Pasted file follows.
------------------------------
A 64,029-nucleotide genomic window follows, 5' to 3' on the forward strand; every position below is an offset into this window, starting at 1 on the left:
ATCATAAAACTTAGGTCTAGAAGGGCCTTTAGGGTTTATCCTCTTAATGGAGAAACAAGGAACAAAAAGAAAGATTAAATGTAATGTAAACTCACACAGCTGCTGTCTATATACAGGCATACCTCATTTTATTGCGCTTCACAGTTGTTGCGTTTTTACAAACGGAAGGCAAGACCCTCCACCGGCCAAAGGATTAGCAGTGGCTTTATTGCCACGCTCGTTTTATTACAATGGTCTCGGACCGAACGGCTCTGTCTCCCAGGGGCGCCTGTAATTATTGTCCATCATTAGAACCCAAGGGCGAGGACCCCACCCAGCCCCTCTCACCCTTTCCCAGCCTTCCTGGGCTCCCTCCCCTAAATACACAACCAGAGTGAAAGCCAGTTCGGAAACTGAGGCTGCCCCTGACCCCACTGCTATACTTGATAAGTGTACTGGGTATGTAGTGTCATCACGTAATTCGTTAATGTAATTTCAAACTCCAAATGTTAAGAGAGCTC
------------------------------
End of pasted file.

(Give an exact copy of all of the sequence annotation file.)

A 64,029-nucleotide genomic window follows, 5' to 3' on the forward strand; every position below is an offset into this window, starting at 1 on the left:
ATCATAAAACTTAGGTCTAGAAGGGCCTTTAGGGTTTATCCTCTTAATGGAGAAACAAGGAACAAAAAGAAAGATTAAATGTAATGTAAACTCACACAGCTGCTGTCTATATACAGGCATACCTCATTTTATTGCGCTTCACAGTTGTTGCGTTTTTACAAACGGAAGGCAAGACCCTCCACCGGCCAAAGGATTAGCAGTGGCTTTATTGCCACGCTCGTTTTATTACAATGGTCTCGGACCGAACGGCTCTGTCTCCCAGGGGCGCCTGTAATTATTGTCCATCATTAGAACCCAAGGGCGAGGACCCCACCCAGCCCCTCTCACCCTTTCCCAGCCTTCCTGGGCTCCCTCCCCTAAATACACAACCAGAGTGAAAGCCAGTTCGGAAACTGAGGCTGCCCCTGACCCCACTGCTATACTTGATAAGTGTACTGGGTATGTAGTGTCATCACGTAATTCGTTAATGTAATTTCAAACTCCAAATGTTAAGAGAGCTC